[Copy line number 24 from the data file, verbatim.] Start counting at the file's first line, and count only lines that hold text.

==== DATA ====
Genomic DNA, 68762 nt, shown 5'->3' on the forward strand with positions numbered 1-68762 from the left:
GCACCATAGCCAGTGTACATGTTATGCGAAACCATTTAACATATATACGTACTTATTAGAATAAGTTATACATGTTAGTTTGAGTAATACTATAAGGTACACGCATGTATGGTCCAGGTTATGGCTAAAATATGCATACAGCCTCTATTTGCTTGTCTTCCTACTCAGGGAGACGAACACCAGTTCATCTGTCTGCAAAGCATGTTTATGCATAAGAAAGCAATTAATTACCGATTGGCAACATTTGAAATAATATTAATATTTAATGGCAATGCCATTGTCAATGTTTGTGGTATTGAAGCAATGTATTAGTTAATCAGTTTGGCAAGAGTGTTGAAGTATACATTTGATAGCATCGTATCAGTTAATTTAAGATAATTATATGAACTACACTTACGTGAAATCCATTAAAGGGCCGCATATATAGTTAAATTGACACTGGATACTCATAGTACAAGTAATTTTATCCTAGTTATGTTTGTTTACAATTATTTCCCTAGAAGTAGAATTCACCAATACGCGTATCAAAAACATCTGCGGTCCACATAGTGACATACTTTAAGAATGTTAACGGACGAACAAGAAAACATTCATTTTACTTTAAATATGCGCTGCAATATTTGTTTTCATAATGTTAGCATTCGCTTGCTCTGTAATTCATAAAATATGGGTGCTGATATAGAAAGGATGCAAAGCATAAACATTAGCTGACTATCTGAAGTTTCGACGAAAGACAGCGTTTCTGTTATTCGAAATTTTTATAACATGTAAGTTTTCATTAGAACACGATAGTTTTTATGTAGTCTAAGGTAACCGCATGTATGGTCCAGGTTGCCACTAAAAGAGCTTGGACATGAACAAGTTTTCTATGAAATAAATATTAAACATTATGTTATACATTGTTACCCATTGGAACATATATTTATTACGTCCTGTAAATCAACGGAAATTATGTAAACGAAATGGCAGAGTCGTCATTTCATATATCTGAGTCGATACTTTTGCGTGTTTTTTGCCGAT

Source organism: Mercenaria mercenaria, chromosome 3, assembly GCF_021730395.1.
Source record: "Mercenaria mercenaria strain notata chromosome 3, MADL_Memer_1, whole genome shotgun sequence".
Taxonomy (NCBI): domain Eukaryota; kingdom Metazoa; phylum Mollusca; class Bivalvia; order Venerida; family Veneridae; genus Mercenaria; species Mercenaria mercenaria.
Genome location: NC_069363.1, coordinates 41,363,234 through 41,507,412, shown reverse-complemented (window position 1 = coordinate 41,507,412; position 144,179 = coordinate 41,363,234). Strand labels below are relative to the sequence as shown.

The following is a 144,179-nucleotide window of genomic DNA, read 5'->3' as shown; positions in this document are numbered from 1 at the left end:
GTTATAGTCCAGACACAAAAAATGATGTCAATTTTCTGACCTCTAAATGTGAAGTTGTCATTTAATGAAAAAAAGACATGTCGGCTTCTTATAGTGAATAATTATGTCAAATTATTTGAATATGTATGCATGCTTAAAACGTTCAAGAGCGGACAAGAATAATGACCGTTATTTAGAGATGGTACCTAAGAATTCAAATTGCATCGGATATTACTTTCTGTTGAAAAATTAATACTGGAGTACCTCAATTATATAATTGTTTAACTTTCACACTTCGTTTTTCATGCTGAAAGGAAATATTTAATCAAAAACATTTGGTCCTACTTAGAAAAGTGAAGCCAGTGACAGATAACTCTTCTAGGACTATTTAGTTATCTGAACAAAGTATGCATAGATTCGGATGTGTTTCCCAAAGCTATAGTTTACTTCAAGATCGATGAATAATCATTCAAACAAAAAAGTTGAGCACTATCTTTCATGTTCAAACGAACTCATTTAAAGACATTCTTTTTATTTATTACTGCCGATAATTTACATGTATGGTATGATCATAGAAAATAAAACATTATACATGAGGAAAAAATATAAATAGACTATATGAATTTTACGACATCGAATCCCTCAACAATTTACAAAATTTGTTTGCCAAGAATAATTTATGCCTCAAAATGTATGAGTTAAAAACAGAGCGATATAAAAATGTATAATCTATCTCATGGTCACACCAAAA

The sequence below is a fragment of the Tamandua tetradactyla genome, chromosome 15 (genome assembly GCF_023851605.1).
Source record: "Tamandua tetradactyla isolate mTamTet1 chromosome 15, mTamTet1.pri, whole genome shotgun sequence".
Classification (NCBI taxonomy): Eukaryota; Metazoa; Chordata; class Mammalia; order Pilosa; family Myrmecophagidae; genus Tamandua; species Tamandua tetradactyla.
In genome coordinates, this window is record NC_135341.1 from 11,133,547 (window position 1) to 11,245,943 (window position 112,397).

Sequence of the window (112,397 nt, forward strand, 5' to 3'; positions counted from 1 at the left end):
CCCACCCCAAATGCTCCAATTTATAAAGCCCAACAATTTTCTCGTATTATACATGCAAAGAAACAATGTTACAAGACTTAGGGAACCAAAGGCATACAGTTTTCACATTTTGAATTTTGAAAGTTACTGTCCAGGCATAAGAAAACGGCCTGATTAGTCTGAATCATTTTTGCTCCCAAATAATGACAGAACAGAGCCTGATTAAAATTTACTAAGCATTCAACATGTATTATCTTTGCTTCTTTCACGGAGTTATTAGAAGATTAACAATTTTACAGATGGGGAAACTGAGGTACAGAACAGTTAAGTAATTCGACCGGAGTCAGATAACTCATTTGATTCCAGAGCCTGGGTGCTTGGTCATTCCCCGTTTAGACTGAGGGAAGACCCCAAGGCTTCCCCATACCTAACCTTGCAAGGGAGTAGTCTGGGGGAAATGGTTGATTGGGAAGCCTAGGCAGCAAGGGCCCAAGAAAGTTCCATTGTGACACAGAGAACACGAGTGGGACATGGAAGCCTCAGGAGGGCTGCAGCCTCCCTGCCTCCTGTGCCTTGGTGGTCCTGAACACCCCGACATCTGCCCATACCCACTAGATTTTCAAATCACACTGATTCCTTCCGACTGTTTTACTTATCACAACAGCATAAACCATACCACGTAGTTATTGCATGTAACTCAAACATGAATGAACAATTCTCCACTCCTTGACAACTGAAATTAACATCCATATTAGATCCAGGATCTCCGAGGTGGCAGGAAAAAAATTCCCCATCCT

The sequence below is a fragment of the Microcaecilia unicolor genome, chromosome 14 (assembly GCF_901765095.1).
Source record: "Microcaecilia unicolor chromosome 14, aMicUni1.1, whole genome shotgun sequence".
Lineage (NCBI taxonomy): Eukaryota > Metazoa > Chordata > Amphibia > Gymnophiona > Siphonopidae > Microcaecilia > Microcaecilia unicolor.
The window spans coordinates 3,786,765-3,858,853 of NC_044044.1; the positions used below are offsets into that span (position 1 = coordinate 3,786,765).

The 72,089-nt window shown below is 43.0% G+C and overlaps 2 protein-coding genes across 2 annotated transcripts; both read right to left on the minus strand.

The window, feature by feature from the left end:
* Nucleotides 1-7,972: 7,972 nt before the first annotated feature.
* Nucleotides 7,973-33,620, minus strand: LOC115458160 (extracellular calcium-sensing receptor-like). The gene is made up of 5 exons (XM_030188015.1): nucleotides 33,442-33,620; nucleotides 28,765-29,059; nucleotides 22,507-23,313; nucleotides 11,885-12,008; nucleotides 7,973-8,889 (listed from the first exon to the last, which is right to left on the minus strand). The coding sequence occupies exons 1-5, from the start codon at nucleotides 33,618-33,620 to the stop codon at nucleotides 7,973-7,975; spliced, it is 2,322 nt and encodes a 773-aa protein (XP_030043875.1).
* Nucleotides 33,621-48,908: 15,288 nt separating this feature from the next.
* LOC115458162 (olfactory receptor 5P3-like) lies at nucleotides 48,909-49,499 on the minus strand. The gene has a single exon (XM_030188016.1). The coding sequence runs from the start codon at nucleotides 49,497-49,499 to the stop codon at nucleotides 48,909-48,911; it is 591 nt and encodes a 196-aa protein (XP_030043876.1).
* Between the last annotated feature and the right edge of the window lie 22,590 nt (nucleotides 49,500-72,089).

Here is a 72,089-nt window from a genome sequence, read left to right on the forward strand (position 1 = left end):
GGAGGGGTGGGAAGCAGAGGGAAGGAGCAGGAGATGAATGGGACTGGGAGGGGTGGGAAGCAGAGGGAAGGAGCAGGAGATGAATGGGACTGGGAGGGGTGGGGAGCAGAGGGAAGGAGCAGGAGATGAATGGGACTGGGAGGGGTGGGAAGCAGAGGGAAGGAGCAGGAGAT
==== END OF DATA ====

* LOC115458162 (olfactory receptor 5P3-like) lies at nucleotides 48,909-49,499 on the minus strand. The gene has a single exon (XM_030188016.1). The coding sequence runs from the start codon at nucleotides 49,497-49,499 to the stop codon at nucleotides 48,909-48,911; it is 591 nt and encodes a 196-aa protein (XP_030043876.1).